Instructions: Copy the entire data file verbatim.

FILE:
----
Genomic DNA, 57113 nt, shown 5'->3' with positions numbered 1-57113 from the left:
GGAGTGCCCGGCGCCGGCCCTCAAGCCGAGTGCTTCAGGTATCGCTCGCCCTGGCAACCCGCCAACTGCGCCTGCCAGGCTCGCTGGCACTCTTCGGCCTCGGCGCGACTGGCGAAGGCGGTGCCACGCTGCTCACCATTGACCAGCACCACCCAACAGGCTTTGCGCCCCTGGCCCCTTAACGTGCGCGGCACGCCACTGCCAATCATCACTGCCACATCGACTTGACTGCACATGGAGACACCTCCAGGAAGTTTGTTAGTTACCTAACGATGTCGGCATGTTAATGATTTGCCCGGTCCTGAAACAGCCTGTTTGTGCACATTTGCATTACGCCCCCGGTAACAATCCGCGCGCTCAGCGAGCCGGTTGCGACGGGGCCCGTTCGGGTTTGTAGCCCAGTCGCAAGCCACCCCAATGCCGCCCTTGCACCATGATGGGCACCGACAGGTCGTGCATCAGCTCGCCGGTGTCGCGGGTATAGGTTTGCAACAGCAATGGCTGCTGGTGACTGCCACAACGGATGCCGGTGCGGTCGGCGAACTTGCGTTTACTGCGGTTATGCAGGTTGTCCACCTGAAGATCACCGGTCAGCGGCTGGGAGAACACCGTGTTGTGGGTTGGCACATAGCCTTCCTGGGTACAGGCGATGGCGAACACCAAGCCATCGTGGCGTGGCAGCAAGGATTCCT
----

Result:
Genomic DNA, 57113 nt, shown 5'->3' with positions numbered 1-57113 from the left:
GGAGTGCCCGGCGCCGGCCCTCAAGCCGAGTGCTTCAGGTATCGCTCGCCCTGGCAACCCGCCAACTGCGCCTGCCAGGCTCGCTGGCACTCTTCGGCCTCGGCGCGACTGGCGAAGGCGGTGCCACGCTGCTCACCATTGACCAGCACCACCCAACAGGCTTTGCGCCCCTGGCCCCTTAACGTGCGCGGCACGCCACTGCCAATCATCACTGCCACATCGACTTGACTGCACATGGAGACACCTCCAGGAAGTTTGTTAGTTACCTAACGATGTCGGCATGTTAATGATTTGCCCGGTCCTGAAACAGCCTGTTTGTGCACATTTGCATTACGCCCCCGGTAACAATCCGCGCGCTCAGCGAGCCGGTTGCGACGGGGCCCGTTCGGGTTTGTAGCCCAGTCGCAAGCCACCCCAATGCCGCCCTTGCACCATGATGGGCACCGACAGGTCGTGCATCAGCTCGCCGGTGTCGCGGGTATAGGTTTGCAACAGCAATGGCTGCTGGTGACTGCCACAACGGATGCCGGTGCGGTCGGCGAACTTGCGTTTACTGCGGTTATGCAGGTTGTCCACCTGAAGATCACCGGTCAGCGGCTGGGAGAACACCGTGTTGTGGGTTGGCACATAGCCTTCCTGGGTACAGGCGATGGCGAACACCAAGCCATCGTGGCGTGGCAGCAAGGATTCCT